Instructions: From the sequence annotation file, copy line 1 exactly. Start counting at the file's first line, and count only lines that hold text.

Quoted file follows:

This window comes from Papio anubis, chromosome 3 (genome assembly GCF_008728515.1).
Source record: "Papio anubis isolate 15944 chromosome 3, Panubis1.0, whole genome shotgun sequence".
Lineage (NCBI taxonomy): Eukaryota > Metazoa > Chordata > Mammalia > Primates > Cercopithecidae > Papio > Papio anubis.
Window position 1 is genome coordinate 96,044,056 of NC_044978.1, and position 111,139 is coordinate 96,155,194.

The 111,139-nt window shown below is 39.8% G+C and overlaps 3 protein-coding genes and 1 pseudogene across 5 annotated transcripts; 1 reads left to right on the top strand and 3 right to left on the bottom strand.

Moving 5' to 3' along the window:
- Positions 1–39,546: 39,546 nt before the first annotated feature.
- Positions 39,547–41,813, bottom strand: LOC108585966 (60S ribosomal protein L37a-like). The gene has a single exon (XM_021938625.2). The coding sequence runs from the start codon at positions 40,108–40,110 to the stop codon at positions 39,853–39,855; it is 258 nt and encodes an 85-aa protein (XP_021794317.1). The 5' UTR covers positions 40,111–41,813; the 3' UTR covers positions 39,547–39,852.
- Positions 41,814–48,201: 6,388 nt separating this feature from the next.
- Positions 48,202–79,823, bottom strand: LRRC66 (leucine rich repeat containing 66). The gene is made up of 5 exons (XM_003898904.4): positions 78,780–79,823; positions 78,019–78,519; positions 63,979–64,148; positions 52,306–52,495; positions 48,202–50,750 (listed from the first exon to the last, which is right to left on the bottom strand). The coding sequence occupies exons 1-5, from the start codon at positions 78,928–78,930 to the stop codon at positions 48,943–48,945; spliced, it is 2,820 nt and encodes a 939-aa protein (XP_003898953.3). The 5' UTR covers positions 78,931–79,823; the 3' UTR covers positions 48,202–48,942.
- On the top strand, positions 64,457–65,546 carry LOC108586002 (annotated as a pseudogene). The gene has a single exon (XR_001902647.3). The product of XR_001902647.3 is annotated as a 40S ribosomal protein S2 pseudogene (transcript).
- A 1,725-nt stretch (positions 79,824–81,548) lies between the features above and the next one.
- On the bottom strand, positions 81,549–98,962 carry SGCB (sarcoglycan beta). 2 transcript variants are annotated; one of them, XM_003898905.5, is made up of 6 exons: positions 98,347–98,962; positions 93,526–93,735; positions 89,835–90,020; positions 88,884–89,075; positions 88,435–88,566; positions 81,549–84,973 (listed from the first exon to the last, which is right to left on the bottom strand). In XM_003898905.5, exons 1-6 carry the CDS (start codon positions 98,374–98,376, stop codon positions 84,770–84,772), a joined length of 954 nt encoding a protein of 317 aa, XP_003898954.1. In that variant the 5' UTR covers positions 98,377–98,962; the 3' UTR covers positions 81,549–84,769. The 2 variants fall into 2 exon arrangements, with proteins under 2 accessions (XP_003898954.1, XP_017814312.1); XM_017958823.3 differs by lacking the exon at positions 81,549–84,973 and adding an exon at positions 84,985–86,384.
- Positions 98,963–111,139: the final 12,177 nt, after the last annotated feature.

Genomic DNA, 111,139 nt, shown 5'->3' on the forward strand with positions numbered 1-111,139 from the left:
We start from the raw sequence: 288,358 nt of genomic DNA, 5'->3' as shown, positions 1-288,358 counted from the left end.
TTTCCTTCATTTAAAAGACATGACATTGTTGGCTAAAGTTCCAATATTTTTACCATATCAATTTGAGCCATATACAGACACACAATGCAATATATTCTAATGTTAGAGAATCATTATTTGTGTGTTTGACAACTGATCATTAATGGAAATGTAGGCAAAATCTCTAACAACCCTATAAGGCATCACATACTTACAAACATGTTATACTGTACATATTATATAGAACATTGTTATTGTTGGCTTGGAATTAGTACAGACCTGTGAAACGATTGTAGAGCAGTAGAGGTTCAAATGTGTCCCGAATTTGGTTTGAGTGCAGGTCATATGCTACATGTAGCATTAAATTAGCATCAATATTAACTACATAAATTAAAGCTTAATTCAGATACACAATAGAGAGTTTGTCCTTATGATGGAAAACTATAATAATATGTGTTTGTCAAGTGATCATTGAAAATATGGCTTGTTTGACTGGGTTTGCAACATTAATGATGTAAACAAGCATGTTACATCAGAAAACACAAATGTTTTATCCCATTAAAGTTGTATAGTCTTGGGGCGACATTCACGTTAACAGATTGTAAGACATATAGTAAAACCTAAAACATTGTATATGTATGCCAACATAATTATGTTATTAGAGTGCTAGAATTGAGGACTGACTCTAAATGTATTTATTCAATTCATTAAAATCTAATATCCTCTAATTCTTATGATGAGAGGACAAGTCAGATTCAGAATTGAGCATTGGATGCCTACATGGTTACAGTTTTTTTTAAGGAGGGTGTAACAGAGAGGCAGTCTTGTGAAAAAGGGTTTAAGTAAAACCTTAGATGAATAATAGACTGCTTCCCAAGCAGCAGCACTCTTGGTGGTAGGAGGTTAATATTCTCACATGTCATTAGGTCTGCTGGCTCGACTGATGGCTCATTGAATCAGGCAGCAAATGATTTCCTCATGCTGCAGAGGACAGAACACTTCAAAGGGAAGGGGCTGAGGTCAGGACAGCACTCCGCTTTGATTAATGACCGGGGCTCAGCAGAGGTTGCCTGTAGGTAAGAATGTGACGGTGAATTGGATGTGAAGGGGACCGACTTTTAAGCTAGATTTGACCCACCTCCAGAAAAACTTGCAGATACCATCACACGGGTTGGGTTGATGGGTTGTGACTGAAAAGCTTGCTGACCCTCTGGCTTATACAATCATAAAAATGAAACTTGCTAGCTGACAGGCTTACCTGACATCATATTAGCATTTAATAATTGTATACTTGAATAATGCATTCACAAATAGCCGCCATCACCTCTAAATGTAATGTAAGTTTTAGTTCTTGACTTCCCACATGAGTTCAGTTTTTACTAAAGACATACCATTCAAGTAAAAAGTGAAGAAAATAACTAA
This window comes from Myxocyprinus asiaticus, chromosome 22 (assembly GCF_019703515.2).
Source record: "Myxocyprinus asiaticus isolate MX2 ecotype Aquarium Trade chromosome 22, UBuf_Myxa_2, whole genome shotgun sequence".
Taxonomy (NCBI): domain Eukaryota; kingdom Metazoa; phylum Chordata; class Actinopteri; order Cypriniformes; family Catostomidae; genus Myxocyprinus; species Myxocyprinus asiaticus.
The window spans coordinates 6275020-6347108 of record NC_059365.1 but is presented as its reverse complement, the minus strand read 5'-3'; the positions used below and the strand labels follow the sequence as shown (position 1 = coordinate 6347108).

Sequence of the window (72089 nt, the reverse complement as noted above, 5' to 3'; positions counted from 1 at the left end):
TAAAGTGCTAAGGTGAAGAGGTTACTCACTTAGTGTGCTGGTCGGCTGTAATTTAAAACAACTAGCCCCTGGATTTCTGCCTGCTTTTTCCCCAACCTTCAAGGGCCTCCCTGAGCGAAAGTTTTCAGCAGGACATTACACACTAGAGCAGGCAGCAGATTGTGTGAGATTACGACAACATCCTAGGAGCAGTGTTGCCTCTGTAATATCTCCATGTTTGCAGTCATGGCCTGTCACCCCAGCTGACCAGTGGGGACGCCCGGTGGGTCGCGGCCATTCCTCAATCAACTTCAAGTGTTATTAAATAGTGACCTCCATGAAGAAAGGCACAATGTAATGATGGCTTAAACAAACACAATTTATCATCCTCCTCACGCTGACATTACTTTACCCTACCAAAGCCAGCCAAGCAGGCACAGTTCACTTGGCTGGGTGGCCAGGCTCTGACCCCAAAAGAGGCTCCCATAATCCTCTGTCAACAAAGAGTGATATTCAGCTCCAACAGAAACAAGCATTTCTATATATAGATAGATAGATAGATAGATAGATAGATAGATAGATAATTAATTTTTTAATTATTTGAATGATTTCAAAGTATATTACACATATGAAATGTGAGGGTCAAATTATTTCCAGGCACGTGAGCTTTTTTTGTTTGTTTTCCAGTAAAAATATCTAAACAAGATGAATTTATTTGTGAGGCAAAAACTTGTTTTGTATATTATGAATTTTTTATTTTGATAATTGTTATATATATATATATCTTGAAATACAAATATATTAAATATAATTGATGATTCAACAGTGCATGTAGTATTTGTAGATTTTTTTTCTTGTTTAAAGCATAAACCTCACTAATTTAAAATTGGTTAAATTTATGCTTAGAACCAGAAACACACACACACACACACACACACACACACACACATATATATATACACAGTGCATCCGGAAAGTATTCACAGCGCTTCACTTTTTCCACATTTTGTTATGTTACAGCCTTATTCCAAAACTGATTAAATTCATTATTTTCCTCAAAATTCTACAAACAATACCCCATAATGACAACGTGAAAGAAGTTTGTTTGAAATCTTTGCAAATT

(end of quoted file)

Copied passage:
This window comes from Papio anubis, chromosome 3 (genome assembly GCF_008728515.1).